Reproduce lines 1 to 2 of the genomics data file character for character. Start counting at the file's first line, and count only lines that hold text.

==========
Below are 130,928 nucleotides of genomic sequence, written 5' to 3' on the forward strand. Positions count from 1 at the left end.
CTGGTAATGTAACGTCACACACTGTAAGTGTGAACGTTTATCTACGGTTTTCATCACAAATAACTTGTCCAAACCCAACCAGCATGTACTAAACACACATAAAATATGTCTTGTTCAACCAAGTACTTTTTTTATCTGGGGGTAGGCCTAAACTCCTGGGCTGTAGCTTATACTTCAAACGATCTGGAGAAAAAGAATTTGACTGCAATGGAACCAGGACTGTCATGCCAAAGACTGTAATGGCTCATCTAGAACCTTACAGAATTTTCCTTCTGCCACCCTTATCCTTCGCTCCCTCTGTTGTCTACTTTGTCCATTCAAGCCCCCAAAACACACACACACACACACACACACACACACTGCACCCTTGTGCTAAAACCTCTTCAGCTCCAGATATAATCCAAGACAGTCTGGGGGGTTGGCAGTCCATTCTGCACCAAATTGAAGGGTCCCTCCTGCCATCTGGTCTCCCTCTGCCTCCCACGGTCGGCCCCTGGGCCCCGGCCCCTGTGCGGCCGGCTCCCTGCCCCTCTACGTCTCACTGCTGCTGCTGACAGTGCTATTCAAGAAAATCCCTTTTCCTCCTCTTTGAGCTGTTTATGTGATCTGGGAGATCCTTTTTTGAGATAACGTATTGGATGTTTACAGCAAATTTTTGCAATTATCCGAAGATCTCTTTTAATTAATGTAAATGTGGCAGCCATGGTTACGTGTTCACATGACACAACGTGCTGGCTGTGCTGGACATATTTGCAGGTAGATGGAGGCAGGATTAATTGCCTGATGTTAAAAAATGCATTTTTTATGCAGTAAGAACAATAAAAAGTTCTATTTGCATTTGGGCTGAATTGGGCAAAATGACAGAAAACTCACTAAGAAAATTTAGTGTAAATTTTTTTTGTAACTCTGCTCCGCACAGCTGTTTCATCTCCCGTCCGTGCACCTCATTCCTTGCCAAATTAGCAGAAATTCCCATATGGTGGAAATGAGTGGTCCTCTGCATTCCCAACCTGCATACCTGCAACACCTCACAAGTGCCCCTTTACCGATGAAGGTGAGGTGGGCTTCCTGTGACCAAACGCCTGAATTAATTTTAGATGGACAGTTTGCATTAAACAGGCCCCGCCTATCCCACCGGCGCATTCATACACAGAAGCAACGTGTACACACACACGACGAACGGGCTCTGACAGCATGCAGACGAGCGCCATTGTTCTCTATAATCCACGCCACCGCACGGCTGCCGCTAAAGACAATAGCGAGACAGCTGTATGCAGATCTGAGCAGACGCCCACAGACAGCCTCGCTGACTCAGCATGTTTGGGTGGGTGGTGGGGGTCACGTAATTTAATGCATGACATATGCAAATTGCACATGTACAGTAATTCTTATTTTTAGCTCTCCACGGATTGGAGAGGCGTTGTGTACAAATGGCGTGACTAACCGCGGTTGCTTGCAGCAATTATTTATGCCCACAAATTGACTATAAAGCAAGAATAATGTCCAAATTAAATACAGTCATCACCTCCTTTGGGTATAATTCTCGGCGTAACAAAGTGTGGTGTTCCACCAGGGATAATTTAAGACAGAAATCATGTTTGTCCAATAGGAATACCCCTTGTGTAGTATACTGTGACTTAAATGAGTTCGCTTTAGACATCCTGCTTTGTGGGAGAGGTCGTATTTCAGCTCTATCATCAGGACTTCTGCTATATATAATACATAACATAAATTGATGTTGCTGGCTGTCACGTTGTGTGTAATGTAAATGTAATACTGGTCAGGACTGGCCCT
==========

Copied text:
Below are 130,928 nucleotides of genomic sequence, written 5' to 3' on the forward strand. Positions count from 1 at the left end.
CTGGTAATGTAACGTCACACACTGTAAGTGTGAACGTTTATCTACGGTTTTCATCACAAATAACTTGTCCAAACCCAACCAGCATGTACTAAACACACATAAAATATGTCTTGTTCAACCAAGTACTTTTTTTATCTGGGGGTAGGCCTAAACTCCTGGGCTGTAGCTTATACTTCAAACGATCTGGAGAAAAAGAATTTGACTGCAATGGAACCAGGACTGTCATGCCAAAGACTGTAATGGCTCATCTAGAACCTTACAGAATTTTCCTTCTGCCACCCTTATCCTTCGCTCCCTCTGTTGTCTACTTTGTCCATTCAAGCCCCCAAAACACACACACACACACACACACACACACACTGCACCCTTGTGCTAAAACCTCTTCAGCTCCAGATATAATCCAAGACAGTCTGGGGGGTTGGCAGTCCATTCTGCACCAAATTGAAGGGTCCCTCCTGCCATCTGGTCTCCCTCTGCCTCCCACGGTCGGCCCCTGGGCCCCGGCCCCTGTGCGGCCGGCTCCCTGCCCCTCTACGTCTCACTGCTGCTGCTGACAGTGCTATTCAAGAAAATCCCTTTTCCTCCTCTTTGAGCTGTTTATGTGATCTGGGAGATCCTTTTTTGAGATAACGTATTGGATGTTTACAGCAAATTTTTGCAATTATCCGAAGATCTCTTTTAATTAATGTAAATGTGGCAGCCATGGTTACGTGTTCACATGACACAACGTGCTGGCTGTGCTGGACATATTTGCAGGTAGATGGAGGCAGGATTAATTGCCTGATGTTAAAAAATGCATTTTTTATGCAGTAAGAACAATAAAAAGTTCTATTTGCATTTGGGCTGAATTGGGCAAAATGACAGAAAACTCACTAAGAAAATTTAGTGTAAATTTTTTTTGTAACTCTGCTCCGCACAGCTGTTTCATCTCCCGTCCGTGCACCTCATTCCTTGCCAAATTAGCAGAAATTCCCATATGGTGGAAATGAGTGGTCCTCTGCATTCCCAACCTGCATACCTGCAACACCTCACAAGTGCCCCTTTACCGATGAAGGTGAGGTGGGCTTCCTGTGACCAAACGCCTGAATTAATTTTAGATGGACAGTTTGCATTAAACAGGCCCCGCCTATCCCACCGGCGCATTCATACACAGAAGCAACGTGTACACACACACGACGAACGGGCTCTGACAGCATGCAGACGAGCGCCATTGTTCTCTATAATCCACGCCACCGCACGGCTGCCGCTAAAGACAATAGCGAGACAGCTGTATGCAGATCTGAGCAGACGCCCACAGACAGCCTCGCTGACTCAGCATGTTTGGGTGGGTGGTGGGGGTCACGTAATTTAATGCATGACATATGCAAATTGCACATGTACAGTAATTCTTATTTTTAGCTCTCCACGGATTGGAGAGGCGTTGTGTACAAATGGCGTGACTAACCGCGGTTGCTTGCAGCAATTATTTATGCCCACAAATTGACTATAAAGCAAGAATAATGTCCAAATTAAATACAGTCATCACCTCCTTTGGGTATAATTCTCGGCGTAACAAAGTGTGGTGTTCCACCAGGGATAATTTAAGACAGAAATCATGTTTGTCCAATAGGAATACCCCTTGTGTAGTATACTGTGACTTAAATGAGTTCGCTTTAGACATCCTGCTTTGTGGGAGAGGTCGTATTTCAGCTCTATCATCAGGACTTCTGCTATATATAATACATAACATAAATTGATGTTGCTGGCTGTCACGTTGTGTGTAATGTAAATGTAATACTGGTCAGGACTGGCCCT